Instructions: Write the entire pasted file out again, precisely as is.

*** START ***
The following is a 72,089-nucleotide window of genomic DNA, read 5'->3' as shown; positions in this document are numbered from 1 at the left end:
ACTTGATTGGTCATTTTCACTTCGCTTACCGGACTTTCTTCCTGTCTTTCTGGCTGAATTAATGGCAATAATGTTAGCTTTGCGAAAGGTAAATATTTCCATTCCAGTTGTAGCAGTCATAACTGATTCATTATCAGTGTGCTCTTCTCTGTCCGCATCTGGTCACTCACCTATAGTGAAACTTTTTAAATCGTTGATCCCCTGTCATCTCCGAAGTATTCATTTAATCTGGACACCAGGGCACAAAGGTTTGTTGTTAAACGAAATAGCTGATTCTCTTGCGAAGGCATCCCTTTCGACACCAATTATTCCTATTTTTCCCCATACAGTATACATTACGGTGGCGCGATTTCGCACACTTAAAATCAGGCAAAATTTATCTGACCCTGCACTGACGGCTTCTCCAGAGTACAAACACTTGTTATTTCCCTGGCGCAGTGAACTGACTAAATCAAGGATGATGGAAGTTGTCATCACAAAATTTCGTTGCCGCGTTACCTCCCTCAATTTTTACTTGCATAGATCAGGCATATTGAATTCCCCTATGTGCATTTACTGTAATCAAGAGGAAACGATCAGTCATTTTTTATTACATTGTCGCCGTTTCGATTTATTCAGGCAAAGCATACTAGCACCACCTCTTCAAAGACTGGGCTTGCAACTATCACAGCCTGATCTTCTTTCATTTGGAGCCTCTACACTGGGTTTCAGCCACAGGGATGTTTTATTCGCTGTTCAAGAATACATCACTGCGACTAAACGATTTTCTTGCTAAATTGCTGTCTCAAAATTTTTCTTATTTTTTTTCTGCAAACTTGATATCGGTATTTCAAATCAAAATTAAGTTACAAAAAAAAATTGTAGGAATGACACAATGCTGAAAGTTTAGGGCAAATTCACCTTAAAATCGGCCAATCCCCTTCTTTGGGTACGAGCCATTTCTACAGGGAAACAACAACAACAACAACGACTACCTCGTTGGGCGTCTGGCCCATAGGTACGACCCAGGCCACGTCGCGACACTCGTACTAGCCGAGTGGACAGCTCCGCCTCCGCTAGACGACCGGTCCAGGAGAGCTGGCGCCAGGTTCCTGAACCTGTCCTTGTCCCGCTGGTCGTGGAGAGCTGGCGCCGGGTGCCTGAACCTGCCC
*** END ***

The following is a 72,089-nucleotide window of genomic DNA, read 5'->3' as shown; positions in this document are numbered from 1 at the left end:
ACTTGATTGGTCATTTTCACTTCGCTTACCGGACTTTCTTCCTGTCTTTCTGGCTGAATTAATGGCAATAATGTTAGCTTTGCGAAAGGTAAATATTTCCATTCCAGTTGTAGCAGTCATAACTGATTCATTATCAGTGTGCTCTTCTCTGTCCGCATCTGGTCACTCACCTATAGTGAAACTTTTTAAATCGTTGATCCCCTGTCATCTCCGAAGTATTCATTTAATCTGGACACCAGGGCACAAAGGTTTGTTGTTAAACGAAATAGCTGATTCTCTTGCGAAGGCATCCCTTTCGACACCAATTATTCCTATTTTTCCCCATACAGTATACATTACGGTGGCGCGATTTCGCACACTTAAAATCAGGCAAAATTTATCTGACCCTGCACTGACGGCTTCTCCAGAGTACAAACACTTGTTATTTCCCTGGCGCAGTGAACTGACTAAATCAAGGATGATGGAAGTTGTCATCACAAAATTTCGTTGCCGCGTTACCTCCCTCAATTTTTACTTGCATAGATCAGGCATATTGAATTCCCCTATGTGCATTTACTGTAATCAAGAGGAAACGATCAGTCATTTTTTATTACATTGTCGCCGTTTCGATTTATTCAGGCAAAGCATACTAGCACCACCTCTTCAAAGACTGGGCTTGCAACTATCACAGCCTGATCTTCTTTCATTTGGAGCCTCTACACTGGGTTTCAGCCACAGGGATGTTTTATTCGCTGTTCAAGAATACATCACTGCGACTAAACGATTTTCTTGCTAAATTGCTGTCTCAAAATTTTTCTTATTTTTTTTCTGCAAACTTGATATCGGTATTTCAAATCAAAATTAAGTTACAAAAAAAAATTGTAGGAATGACACAATGCTGAAAGTTTAGGGCAAATTCACCTTAAAATCGGCCAATCCCCTTCTTTGGGTACGAGCCATTTCTACAGGGAAACAACAACAACAACAACGACTACCTCGTTGGGCGTCTGGCCCATAGGTACGACCCAGGCCACGTCGCGACACTCGTACTAGCCGAGTGGACAGCTCCGCCTCCGCTAGACGACCGGTCCAGGAGAGCTGGCGCCAGGTTCCTGAACCTGTCCTTGTCCCGCTGGTCGTGGAGAGCTGGCGCCGGGTGCCTGAACCTGCCC